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Spiritual Life

Spiritual Briefs

Meditation group meets at Foothills Congregational

A Weekly Meditation Practice group meets 7-8:15 a.m. Tuesdays at Foothills Congregational Church, 461 Orange Ave., Los Altos.

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Magazine

Festival features fun for everyone

Festival features fun for everyone


TOWN CRIER FILE PHOTO
The Los Altos Arts & Wine Festival boasts more than 375 craft and arts booths.

This weekend’s 35th annual Los Altos Arts & Wine Festival promises to be jam-packed with fun activities for just about everyone. The eve...

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Native-plant pros identify "go-to" natives


Tanya Kucak/Special to the Town Crier
Manzanita deserves a spot in every garden that has room for a small shrub. Its flowers attract hummingbirds in winter, and the evergreen leaves and reddish bark offer year-round beauty.

In an attempt to find which natives the professionals rely on, I asked several local landscape architects and designers to list their “favorite three to five natives to plant in someone else’s yard.” These plants wouldn’t all be appropriate everywhere, but most suburban native landscapes include quite a few of them.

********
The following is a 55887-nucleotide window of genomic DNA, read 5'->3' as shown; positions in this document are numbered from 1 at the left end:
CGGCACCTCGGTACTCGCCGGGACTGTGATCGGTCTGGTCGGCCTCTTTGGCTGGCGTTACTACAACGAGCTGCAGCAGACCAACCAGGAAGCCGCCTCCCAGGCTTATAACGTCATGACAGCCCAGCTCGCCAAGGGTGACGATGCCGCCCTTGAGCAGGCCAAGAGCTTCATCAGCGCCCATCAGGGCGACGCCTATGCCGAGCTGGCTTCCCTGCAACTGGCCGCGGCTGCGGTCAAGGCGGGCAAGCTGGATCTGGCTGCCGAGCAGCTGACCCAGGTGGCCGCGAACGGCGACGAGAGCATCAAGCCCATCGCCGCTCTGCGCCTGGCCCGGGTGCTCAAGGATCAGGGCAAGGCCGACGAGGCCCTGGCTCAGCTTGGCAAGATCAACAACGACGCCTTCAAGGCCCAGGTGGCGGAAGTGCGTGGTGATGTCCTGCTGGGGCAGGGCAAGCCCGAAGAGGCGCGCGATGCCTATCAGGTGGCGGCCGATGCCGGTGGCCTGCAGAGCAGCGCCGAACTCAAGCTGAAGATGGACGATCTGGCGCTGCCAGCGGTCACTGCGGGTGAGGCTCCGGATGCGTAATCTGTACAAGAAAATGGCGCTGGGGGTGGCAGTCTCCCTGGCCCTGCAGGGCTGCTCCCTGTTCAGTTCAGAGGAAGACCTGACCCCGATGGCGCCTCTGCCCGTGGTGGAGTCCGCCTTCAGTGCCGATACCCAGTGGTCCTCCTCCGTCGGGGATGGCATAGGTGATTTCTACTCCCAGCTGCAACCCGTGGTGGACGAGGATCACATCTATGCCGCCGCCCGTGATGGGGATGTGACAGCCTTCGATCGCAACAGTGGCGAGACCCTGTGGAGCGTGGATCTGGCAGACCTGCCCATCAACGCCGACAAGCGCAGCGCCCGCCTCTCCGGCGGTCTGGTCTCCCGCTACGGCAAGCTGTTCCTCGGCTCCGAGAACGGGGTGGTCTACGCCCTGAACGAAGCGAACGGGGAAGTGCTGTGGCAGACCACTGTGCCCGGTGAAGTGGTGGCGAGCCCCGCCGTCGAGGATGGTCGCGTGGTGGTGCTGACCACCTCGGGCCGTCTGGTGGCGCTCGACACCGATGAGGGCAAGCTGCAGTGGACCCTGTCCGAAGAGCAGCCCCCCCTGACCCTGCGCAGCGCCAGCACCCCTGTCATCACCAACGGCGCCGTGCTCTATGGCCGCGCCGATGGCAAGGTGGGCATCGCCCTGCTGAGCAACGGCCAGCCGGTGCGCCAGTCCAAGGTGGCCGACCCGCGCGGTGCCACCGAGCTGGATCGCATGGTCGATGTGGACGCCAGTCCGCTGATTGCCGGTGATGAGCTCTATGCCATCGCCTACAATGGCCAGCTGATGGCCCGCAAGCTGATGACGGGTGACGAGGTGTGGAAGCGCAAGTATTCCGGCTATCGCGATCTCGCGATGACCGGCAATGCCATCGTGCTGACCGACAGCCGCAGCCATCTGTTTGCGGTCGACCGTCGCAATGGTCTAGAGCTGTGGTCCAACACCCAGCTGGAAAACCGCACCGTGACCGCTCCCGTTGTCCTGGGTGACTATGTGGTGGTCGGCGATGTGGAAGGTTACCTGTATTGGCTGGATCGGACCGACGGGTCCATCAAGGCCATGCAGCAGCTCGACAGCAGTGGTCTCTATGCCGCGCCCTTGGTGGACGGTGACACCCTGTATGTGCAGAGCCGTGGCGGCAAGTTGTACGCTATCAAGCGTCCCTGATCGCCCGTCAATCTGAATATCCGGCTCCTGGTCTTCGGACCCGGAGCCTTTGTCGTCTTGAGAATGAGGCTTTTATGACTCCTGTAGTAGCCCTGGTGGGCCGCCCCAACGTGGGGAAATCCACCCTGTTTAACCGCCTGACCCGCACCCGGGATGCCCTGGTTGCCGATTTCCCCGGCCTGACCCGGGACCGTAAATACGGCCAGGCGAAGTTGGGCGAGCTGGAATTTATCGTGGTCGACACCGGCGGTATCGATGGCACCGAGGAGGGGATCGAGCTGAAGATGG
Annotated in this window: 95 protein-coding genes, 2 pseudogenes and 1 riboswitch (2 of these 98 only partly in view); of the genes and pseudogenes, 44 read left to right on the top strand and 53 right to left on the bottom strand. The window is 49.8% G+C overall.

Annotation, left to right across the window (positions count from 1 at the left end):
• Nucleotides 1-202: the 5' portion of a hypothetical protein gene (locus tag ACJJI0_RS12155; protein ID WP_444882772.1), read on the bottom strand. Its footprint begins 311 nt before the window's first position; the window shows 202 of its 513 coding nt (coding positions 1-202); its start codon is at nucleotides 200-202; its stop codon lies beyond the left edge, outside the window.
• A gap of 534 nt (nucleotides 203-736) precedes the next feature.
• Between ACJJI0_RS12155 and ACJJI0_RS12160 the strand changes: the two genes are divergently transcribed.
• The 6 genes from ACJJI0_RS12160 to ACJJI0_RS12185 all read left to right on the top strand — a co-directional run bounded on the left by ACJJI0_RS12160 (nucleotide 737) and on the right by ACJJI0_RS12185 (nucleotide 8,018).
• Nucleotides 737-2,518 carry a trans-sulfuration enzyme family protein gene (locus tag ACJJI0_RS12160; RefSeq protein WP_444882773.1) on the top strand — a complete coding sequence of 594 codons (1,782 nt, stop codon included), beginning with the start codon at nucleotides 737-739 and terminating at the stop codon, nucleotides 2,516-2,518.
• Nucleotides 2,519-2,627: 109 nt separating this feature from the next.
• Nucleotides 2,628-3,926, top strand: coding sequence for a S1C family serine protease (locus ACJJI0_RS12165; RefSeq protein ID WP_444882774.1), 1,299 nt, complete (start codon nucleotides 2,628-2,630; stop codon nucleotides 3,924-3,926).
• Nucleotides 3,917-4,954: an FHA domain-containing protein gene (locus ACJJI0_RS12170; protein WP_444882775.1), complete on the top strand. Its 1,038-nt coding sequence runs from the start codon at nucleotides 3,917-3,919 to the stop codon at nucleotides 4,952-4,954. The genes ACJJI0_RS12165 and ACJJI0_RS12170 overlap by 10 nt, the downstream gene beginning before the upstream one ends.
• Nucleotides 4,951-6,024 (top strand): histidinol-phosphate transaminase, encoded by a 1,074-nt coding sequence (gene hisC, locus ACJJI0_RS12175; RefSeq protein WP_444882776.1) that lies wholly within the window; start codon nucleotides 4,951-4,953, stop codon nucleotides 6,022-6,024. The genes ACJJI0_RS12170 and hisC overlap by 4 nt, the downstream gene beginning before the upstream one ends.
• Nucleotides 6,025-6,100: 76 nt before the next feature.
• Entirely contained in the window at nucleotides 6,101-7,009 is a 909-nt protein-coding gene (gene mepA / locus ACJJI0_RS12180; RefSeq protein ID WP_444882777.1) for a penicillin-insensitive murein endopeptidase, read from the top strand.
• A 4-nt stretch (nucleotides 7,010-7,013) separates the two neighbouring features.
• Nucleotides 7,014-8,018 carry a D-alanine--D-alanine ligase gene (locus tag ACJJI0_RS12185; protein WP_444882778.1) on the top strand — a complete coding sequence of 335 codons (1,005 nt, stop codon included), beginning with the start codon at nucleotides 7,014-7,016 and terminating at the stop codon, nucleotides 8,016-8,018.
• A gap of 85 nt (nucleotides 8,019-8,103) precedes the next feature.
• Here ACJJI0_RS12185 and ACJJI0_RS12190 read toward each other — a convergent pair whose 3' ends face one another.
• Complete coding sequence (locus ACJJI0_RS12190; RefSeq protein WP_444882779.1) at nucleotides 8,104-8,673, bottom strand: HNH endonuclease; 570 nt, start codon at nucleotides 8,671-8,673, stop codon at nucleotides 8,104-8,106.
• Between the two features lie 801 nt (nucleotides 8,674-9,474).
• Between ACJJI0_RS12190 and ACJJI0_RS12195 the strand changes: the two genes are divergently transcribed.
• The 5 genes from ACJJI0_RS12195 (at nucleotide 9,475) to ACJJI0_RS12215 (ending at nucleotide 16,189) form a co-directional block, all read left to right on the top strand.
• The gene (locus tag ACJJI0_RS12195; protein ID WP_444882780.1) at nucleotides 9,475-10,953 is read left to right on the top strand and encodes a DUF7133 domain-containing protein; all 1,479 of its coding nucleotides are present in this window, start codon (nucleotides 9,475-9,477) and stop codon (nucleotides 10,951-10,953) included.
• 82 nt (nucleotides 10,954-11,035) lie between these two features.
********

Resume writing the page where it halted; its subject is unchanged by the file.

Following is Part 1 of their answers. Part 2 will appear in next month’s “Native Plants” column.

Not surprisingly, everyone’s list included a manzanita.

Dr. Hurd Manzanita (or his hybrid baby brother, Austin Griffiths) is landscape designer Deva Luna’s choice. It’s “the quintessential California specimen” shrub or small tree, she said, known for its beautiful “peeling red bark contrasting with gray-green leaves and winter flowers.”

Landscape designer Agi Kehoe said her favorite is Sentinel Manzanita, because it’s “one of the earliest-blooming and most garden-tolerant manzanitas, with year-round interest.” She likes to prune its lower branches “to accentuate the gorgeous mahogany branch structure and underplant it with summer-blooming groundcovers such as Point St. George Coast Aster and blue-green bunch grasses.”